Nuri Ali Tahir holds a PhD degree from the University of Trieste, Italy. He obtained his BA and MA degrees in International Relations from Gazi University in Ankara, Turkey. His research interests are minorities, ethnicity and nationalism in Southeast Europe, Cross-border cooperation, Border Studies, Migration and European Integration. He was Marie Curie Early Stage Researcher at the University of Leuven, Belgium. Previously, he has been visiting fellow at the Centre for Southeast European Studies, University of Graz; Department of Border Region Studies, University of Southern Denmark and visiting scholar at the Center for Russian, East European and Eurasian Studies, the University of Texas at Austin.
Project – title: Towards a more just Common European Asylum System: A social choice approach
Ali Emre Benli holds a PhD. in Political Theory from LUISS Guido Carli, Rome. He has obtained his M.A. in Philosophy from Erasmus University in Rotterdam, and B.A. in Philosophy from Bogazici University in Istanbul. His research interests include methodology of contemporary theorizing of justice, theories of global and domestic distributive justice, migration and citizenship. His current project concerns assessing proposals for reforming the Common European Asylum System in terms of contemporary theorizing of justice.
Project – title: From the crisis to a “Third Yugoslavia”. The political project of Ante Marković and the Alliance of Reformist Forces (1989-1991)
Alfredo Sasso holds a PhD in Contemporary History from the Universitat Autònoma de Barcelona; MA and BA in International Relations and Cooperation from the University of Torino. He is fellow at the Research Group in Actual History based in Barcelona (GReHA-UAB) and a co-editor of the academic journal Tiempo Devorado published by the same group. He was a visiting researcher at the Institute for History in Sarajevo in 2012 and 2014, during his PhD studies. The dissertation analysed the role of non-ethnic political actors in late- and post-communist transition in Bosnia-Herzegovina. His current research interests lie in political history of the (post-)Yugoslav area, with special interest in the interrelation between political systems, parties, movements, and the national question.
Project – title: City Partnerships in the Cold War: Twinning Zagreb and Bologna, 1963-1991
Vladimir Unkovski-Korica is Lecturer in Legacies of Communism at the School of Political and Social Sciences of the University of Glasgow. Previously, Vladimir held posts at the London School of Economics and Political Science (LSE) and the National Research University, Higher School of Economics (HSE) in Moscow. His book, The Economic Struggle for Power in Tito’s Yugoslavia: From World War II to Non-alignment (IB Tauris, forthcoming, summer 2016), is the culmination of many years of research on the complex interactions between ideology, geopolitics, federalism and global political economy which gave rise to Yugoslavia’s unique non-aligned developmental model in the early Cold War. Vladimir has already published several articles dealing with different aspects of this problem in leading journals.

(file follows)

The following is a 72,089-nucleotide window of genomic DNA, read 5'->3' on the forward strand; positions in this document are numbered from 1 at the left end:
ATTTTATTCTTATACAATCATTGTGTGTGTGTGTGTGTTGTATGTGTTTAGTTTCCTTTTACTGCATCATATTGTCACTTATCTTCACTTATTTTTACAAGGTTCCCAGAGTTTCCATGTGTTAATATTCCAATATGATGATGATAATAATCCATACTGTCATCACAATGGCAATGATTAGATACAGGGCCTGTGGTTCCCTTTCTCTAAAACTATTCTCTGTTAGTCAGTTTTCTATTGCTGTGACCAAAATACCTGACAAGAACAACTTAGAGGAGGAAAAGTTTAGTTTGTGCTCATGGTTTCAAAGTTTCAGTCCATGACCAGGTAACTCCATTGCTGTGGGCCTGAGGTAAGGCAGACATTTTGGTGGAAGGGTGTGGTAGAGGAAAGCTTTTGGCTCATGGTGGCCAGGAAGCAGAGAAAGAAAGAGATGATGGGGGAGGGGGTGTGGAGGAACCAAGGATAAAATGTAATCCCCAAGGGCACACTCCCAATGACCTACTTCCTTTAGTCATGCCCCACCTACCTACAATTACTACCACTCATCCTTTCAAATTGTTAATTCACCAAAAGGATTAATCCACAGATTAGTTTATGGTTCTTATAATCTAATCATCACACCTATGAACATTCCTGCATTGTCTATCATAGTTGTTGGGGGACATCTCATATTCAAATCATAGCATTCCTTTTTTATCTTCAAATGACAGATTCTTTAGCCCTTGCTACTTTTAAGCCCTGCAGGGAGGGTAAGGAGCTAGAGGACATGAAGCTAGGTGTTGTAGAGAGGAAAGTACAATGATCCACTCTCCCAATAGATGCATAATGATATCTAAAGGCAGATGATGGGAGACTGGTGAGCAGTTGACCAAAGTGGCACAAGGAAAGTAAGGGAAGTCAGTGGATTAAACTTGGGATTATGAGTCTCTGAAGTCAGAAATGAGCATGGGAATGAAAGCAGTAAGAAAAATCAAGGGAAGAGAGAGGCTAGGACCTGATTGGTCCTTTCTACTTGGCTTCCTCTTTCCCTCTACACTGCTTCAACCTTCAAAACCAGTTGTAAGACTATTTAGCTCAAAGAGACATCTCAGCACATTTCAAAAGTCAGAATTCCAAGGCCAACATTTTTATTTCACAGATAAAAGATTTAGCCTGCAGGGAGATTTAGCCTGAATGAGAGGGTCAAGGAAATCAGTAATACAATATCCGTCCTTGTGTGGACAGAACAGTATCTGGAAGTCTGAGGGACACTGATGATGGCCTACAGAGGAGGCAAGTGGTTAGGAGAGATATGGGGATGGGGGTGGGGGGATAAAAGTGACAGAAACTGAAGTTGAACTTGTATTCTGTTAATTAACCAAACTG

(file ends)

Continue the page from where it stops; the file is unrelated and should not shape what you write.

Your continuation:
Project – title: From Armed Boots to Polished Suits: A Precarious Predicament for Peacebuilding and Democratization?
Dane Taleski received his PhD in Political Science from the Central European University in Budapest. His research interests are post-conflict democratization, transformation of rebel groups, political parties and ethnic politics, regional cooperation, EU integration and Southeast Europe. His work has been published in Democratization, Ethnopolitics, Suedosteuropa and New Balkan Politics, and various edited volumes. In 2014, he received a Civil Society Scholar Award from Open Society Institute in New York. From October, 2015 he is a Visiting Fellow at the Centre for Southeast European Studies at the University in Graz, and from March, 2016, he is also a Fellow of the Center for Advanced Studies – South East Europe at the University of Rijeka, Croatia.
Project – title: Social Inequalities on the Urban Periphery? Vocational Education, Ultras’ Participation and Cultures of Resistance in the Classroom
“This project seeks to analyse processes of class production as manifest through educational ‘sorting’ mechanisms alongside passive/active forms of resistance present amongst pupils enrolled in vocational education (strukovne škole) on the urban periphery of Zagreb. The aim is to make a unique contribution to anthropological studies of educational ‘failure’ (Willis 1977; Evans 2008) alongside football youth subcultures, drawing on my previous work on all of these topics (Hodges and Stubbs 2016; Hodges 2016; 2015; 2014). Through semi-structured interviews and ethnographic observation, I will examine the relationship between the organised practices of a fan group (the Bad Blue Boys, hereon BBB) supporting the Zagreb based team GNK Dinamo and oppositional cultures of resistance in the classroom. These practices will be examined in the context of pupils’ life trajectories relating to the transition between school and work/unemployment, with a specific focus on class production. The urban peripheral context, where hierarchies associated with urban belonging are contested, adds a further class-related component to the study, as well as a distinctly post-Yugoslav flavour which will be contrasted and compared with the UK focused literature on class, educational failure, and fan practices.”
Project – title: When the Rooftops became Red Again: Post-war Community Dynamics in Bosnia and Herzegovina
“Despite the decline of the interstate, armed conflicts in the last two decades, internal conflicts remain persistent and affect millions of people around the World every year. Existing literature has tended to frame post-war recovery within peace-building and reconciliation frameworks, thus paying less attention to the motivations, agency and nature of the group interactions during the post-war period, particularly at the community level, which compromises our ability to understand to critically engage with “peace” as a social phenomena. Recently emerging literature on the transformative nature of conflicts investigates some of these issues but many areas still lack academic attention. The overall aim of my research project is to fill this gap by developing a novel theoretical framework for understanding post-war dynamics at the micro-level by using concept of community, as a realm of space where daily interactions are frequent. I argue that the experience of violence, it is crucial to understand what types of interactions take place between the post-war community members and what motivates them and how are the new social relations defined? In my research I developed a model postulated according to Hillery’s (1982) model, which understands community as physical and social space, containing five basic elements: interactions, space, activities, sentiment and institutions. It allows for understanding and measuring change taking into consideration actors’ agency, identity and the experience of the violence the project shows that community formation emerges in the power of the ‘everyday’. The project focuses on the Balkans, but these questions are relevant to any other region in the world where ethnic conflict or civil war has taken place.”